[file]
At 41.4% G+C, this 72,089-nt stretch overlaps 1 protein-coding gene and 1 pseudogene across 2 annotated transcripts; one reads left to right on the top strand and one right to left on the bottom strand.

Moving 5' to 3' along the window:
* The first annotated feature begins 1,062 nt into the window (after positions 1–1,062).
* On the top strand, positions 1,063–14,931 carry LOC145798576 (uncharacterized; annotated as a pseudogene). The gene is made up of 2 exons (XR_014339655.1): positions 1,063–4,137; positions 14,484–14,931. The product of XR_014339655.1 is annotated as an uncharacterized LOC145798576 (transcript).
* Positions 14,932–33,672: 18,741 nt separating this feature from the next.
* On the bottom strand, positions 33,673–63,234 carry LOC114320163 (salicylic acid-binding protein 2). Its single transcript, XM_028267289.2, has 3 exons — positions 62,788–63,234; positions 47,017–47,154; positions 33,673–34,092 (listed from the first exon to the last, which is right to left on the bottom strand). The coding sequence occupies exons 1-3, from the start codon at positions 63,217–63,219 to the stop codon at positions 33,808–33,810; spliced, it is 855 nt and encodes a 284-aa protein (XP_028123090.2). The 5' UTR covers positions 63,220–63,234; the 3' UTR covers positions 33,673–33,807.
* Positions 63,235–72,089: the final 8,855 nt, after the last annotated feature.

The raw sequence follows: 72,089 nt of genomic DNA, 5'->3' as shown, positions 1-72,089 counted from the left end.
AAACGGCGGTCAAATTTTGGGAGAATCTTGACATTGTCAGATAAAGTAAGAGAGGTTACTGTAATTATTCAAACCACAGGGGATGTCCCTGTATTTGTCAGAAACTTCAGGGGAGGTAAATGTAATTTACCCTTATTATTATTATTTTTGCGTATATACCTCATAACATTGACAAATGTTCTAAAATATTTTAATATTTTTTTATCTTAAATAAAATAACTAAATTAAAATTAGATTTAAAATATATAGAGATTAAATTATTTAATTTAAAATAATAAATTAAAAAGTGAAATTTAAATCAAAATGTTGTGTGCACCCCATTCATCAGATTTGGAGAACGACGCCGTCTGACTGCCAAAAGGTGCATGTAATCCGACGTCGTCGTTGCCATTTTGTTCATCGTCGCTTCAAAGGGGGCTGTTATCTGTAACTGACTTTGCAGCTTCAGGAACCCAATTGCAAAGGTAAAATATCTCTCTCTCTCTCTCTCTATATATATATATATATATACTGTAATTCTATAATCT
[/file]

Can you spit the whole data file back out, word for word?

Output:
At 41.4% G+C, this 72,089-nt stretch overlaps 1 protein-coding gene and 1 pseudogene across 2 annotated transcripts; one reads left to right on the top strand and one right to left on the bottom strand.

Moving 5' to 3' along the window:
* The first annotated feature begins 1,062 nt into the window (after positions 1–1,062).
* On the top strand, positions 1,063–14,931 carry LOC145798576 (uncharacterized; annotated as a pseudogene). The gene is made up of 2 exons (XR_014339655.1): positions 1,063–4,137; positions 14,484–14,931. The product of XR_014339655.1 is annotated as an uncharacterized LOC145798576 (transcript).
* Positions 14,932–33,672: 18,741 nt separating this feature from the next.
* On the bottom strand, positions 33,673–63,234 carry LOC114320163 (salicylic acid-binding protein 2). Its single transcript, XM_028267289.2, has 3 exons — positions 62,788–63,234; positions 47,017–47,154; positions 33,673–34,092 (listed from the first exon to the last, which is right to left on the bottom strand). The coding sequence occupies exons 1-3, from the start codon at positions 63,217–63,219 to the stop codon at positions 33,808–33,810; spliced, it is 855 nt and encodes a 284-aa protein (XP_028123090.2). The 5' UTR covers positions 63,220–63,234; the 3' UTR covers positions 33,673–33,807.
* Positions 63,235–72,089: the final 8,855 nt, after the last annotated feature.

The raw sequence follows: 72,089 nt of genomic DNA, 5'->3' as shown, positions 1-72,089 counted from the left end.
AAACGGCGGTCAAATTTTGGGAGAATCTTGACATTGTCAGATAAAGTAAGAGAGGTTACTGTAATTATTCAAACCACAGGGGATGTCCCTGTATTTGTCAGAAACTTCAGGGGAGGTAAATGTAATTTACCCTTATTATTATTATTTTTGCGTATATACCTCATAACATTGACAAATGTTCTAAAATATTTTAATATTTTTTTATCTTAAATAAAATAACTAAATTAAAATTAGATTTAAAATATATAGAGATTAAATTATTTAATTTAAAATAATAAATTAAAAAGTGAAATTTAAATCAAAATGTTGTGTGCACCCCATTCATCAGATTTGGAGAACGACGCCGTCTGACTGCCAAAAGGTGCATGTAATCCGACGTCGTCGTTGCCATTTTGTTCATCGTCGCTTCAAAGGGGGCTGTTATCTGTAACTGACTTTGCAGCTTCAGGAACCCAATTGCAAAGGTAAAATATCTCTCTCTCTCTCTCTCTATATATATATATATATATACTGTAATTCTATAATCT